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  • This is China covered in pollution last year.

  • But this year the skies are clear,

  • that's because the coronavirus epidemic

  • had brought much of the country to a standstill

  • for several weeks causing a huge drop in pollutants

  • like nitrogen dioxide,

  • a harmful gas that's emitted when burning fossil fuel.

  • Compared to previous years it's below typical levels.

  • - If you close down factories or reducing the amount

  • of cars on the road you're going

  • to reduce the pollution levels.

  • And from that we can deduce that the economic activity

  • has been decreased.

  • In early February Chinese president,

  • Xi Jinping publicly declared a people's war

  • against the virus,

  • that extreme measures like shutdowns have prevented people

  • from returning to work where necessary.

  • But he also cautioned that those efforts

  • should not jeopardize economic development.

  • Now a dramatic change in pollution over the country suggests

  • that striking that balance could be difficult.

  • In the past few decades China has grown

  • to become the world's largest coal consumer.

  • Its large manufacturing-based economy burns 95&00:01:10,310 --> 00:01:11,750 of the country's coal,

  • making it the world's biggest emitter of greenhouse gasses.

  • Usually during the Lunar New Year most industries wind down

  • for a week and power plants burn a lot less coal.

  • Coal consumption usually rebounds after the week-long break

  • which means pollution levels pick up too.

  • - Because the levels of nitrogen dioxide

  • in China are so high we can easily detect that from space.

  • This is what Wuhan,

  • the epicenter of the coronavirus usually looks like

  • after the holiday.

  • The city is a key producer of automobiles,

  • electronics and heavy machinery.

  • But this year the demand

  • for coal hasn't immediately rebounded since many workers

  • have been stranded at home in locked down cities,

  • and nitrogen dioxide levels have dipped.

  • It's not just Wuhan,

  • it's the same when you look

  • at other industrial powerhouses in China.

  • This is what Shandong and Hebei usually look like

  • after the holiday.

  • They're know for churning out everything

  • from textiles and metals to petrochemicals.

  • But this year they also weren't spared

  • from the impact of the epidemic.

  • While skies were clear in many parts of China,

  • some cities like Beijing are still shrouded in smog.

  • The city has recorded high levels of air pollutants.

  • These fine particles are created

  • during the chemical reaction of gasses generated

  • from burning fuel.

  • Heating systems in Beijing's geography

  • can affect this reading.

  • But there's one huge source of pollution

  • that can't be missed,

  • major steel makers around the capital don't stop production

  • during the holiday because going offline is costlier

  • than running all year round.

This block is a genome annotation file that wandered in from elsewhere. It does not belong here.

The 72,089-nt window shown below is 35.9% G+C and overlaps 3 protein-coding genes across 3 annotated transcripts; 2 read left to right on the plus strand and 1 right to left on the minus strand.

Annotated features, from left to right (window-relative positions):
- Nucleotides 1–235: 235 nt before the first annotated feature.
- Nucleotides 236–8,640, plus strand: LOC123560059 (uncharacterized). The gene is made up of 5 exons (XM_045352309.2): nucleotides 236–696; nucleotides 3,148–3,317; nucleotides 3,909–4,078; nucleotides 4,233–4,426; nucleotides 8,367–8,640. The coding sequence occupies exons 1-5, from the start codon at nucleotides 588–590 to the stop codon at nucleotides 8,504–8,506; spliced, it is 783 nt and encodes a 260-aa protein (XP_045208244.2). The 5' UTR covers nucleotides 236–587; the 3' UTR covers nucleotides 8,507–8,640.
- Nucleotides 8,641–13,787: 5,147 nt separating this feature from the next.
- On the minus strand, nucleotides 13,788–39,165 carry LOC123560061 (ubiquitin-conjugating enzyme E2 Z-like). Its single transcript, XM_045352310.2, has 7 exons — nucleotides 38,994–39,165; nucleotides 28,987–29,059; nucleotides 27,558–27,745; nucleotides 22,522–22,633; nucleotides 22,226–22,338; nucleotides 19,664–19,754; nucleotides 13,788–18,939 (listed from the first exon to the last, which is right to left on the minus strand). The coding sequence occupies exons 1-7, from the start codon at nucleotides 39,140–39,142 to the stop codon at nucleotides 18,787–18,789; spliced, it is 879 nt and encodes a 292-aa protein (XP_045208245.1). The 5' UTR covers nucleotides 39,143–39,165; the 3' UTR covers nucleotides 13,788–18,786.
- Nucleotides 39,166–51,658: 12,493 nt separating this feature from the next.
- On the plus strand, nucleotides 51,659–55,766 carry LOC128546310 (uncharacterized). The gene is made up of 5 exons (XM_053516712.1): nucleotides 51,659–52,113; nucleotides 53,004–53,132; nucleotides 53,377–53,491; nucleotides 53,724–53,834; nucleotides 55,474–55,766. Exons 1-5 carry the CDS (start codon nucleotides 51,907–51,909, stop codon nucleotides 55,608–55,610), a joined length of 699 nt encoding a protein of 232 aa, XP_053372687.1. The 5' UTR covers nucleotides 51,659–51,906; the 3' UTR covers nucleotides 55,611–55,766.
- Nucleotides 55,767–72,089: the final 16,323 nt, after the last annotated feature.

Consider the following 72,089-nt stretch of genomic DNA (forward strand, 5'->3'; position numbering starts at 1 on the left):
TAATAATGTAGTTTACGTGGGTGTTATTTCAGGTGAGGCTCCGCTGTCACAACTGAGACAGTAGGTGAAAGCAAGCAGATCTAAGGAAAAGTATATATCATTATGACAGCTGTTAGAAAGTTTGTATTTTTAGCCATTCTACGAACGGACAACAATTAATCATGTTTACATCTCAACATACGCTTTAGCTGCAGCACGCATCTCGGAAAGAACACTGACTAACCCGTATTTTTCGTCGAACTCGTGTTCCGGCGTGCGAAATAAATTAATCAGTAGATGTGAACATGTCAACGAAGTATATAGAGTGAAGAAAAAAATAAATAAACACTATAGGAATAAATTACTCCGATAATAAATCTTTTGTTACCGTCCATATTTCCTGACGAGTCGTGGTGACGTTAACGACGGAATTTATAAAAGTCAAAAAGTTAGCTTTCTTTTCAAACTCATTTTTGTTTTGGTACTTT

• So during the city shutdown some factories continue

  • to produce steel.

  • Li Hongmei is an analyst

  • who tracks the Chinese metal industry.

  • - Because of the outbreak all the normal pattern

  • has been broken so the construction sites are still

  • in the process of resuming work,

  • that's why their steel consumption slow down and delayed.

  • - [Narrator] Steel inventories are now at record high levels

  • because buyers in the construction industry

  • are demanding less right now.

  • Home sales were already cooling before the virus,

  • now they're below last year levels.

  • - Whenever you're not so sure about your national economy

  • you're not so sure about your job security,

  • about your income.

  • People definitely will be reducing expenditure

  • in a investment.

  • - [Narrator] In recent days Xi has been touting efforts

  • to meet economic targets while containing the virus,

  • like heavy stimulus to support banks and tax cuts

  • for small businesses.

  • But analysts say it's not clear whether these measures

  • can help make up for lost ground.

  • Some factories are slowly resuming production.

  • - So pollution levels that we're observing from space

  • are beginning to increase which may indicate

  • that economic activity could be resuming.

  • - [Narrator] Beijing recently put out the first full month

  • of economic data after the virus hit China.

  • The index tracks business sentiment among manufacturing

  • and service sectors and it falls

  • below the lowest level recorded

  • during the global financial crisis.

  • An increase in the number of infections overseas

  • could also put China's economy at greater risk,

  • complicating efforts to meet Xi's economic goals

  • for this year.

  • For now, one of the most visible indicators

  • to see how it all plays out might be just

  • to look up at the skies.

  • (relaxing music)

This is China covered in pollution last year.

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B1 中級 新型コロナウイルス 新型肺炎 COVID-19

中国の汚染が語るコロナウイルスと経済について|WSJ (What China's Pollution Says About Coronavirus and the Economy | WSJ)

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    Seraya に公開 2021 年 01 月 14 日
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